In the meeting itself, we discussed quite a lot in a short space of time. We started with discussion of how to induce and measure pain perception without causing actual pain. In his previous studies, he has tended to use skin conductance to measure threat perception as an indication of pain reaction, which is what I thought we would be using. However, he stated that skin conductance has a lot of flaws to getting the data, matching the data to time points and to actually always having “normal” results. Skin conductance doesn’t always necessarily predict pain sensation, either. What he suggested was reaction time, which gives an indication of embodiment issues. Chronic pain, for example, gives slower reaction times in mental rotation tasks. Recent pain, on the other hand, creates faster reaction times. This is obviously something I will need to do more research into myself for the literature review/design justification.

Therefore, his initial idea for a study, which is much more straightforward that what I had envisioned, was using an ice bucket to change the temperature of one hand, and then see if this causes slower or faster reaction times (either due to cold which will detract attention or pain which will focus attention).

This gave us a 2×2 factorial design: before and after immersion, immersed and non-immersed hand.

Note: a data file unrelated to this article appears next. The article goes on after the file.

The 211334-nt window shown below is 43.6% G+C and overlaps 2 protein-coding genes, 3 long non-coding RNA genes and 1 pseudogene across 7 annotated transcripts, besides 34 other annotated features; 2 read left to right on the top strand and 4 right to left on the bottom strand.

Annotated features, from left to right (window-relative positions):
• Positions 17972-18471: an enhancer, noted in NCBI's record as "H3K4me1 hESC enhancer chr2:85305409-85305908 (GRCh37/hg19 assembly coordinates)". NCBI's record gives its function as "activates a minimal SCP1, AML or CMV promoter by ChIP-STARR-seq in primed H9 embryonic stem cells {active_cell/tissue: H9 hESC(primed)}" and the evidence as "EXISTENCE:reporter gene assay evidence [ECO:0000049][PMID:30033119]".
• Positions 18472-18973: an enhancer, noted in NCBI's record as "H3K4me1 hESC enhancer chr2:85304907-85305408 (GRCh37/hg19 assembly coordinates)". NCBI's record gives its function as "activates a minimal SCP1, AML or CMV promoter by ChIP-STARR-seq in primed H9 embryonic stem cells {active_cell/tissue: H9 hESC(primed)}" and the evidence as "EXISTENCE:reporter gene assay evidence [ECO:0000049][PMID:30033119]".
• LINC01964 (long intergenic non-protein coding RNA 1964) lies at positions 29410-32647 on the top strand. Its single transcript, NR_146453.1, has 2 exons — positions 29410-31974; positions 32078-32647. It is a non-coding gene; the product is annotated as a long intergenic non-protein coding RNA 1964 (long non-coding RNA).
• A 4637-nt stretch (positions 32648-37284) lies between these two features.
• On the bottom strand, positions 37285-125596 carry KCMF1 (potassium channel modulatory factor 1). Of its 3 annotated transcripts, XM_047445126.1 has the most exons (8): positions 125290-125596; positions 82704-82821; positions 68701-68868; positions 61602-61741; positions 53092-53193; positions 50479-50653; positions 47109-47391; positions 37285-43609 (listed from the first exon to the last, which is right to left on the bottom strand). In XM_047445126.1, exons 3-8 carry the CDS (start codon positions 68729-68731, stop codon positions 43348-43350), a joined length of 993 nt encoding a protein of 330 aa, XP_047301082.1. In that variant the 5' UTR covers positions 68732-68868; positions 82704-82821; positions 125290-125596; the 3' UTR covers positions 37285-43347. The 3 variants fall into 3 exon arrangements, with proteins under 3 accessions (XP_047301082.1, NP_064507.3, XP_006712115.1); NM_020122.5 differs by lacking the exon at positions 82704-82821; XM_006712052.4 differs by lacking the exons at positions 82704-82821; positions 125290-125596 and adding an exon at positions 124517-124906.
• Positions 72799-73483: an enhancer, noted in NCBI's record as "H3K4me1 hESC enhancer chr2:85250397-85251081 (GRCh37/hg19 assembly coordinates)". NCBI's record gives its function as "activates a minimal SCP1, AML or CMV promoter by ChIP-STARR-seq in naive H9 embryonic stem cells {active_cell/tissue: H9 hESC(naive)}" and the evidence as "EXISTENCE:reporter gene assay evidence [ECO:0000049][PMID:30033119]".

I then suggested at this point that dominant hand may have an effect so we decided it would be easiest to counter-balance this in the study. I also wondered if gender would play a part as women tend to suffer from chronic pain and CRPS much more than men. This is something to look into, and may need controlling for.

This study still has a relevance for CRPS as it is looking at a lateralised, thermal effect, but remains straightforward to analyse as it does not introduce too many factors. We did, however, introduce one other factor (but left it at that!) which was different hand positions. This is because that while imagined movement is used often for rehabilitation, it is often fine motor tasks that CRPS patients find most difficult. Therefore, we are going to examine if fine motor hand postures are harder to mentally rotate.

We discussed the need for an immersion thermometer for standardisation or if we could use ice blocks instead of or as well as an ice bucket. This is something to establish in a pilot study, along with using an insulator to keep the opposite hand from becoming cold, as well. We can also use the pilot study to work out how long the study will take and how long the hand will stay cold for.

I also queried if looking at a different hand to your own would modulate the effects of a cold hand, maybe making it easier if you do not embody the hand you are seeing. This is because me and my supervisor would use pictures of our own hands in the study, as using the participants’ would take too long. Therefore, this introduced a second, separate study to compare the use of an individual’s hands with the hand of another on reaction times.

All in all, a very productive, positive experience.

Action tasks:
Researching reaction times as an indication of pain and embodiment problems. (DONE 22/06)
– Researching mental rotation/imagery
– Different effects of cold/heat/temperature asymmetries on embodiment and mental imagery
– Is gender an important factor for pain? How to control for this? (DONE 26/06)
– Fine motor movement for CRPS
– Different ways to induce coldness in studies
– Begin working on Ethics Approval (Started 21/06)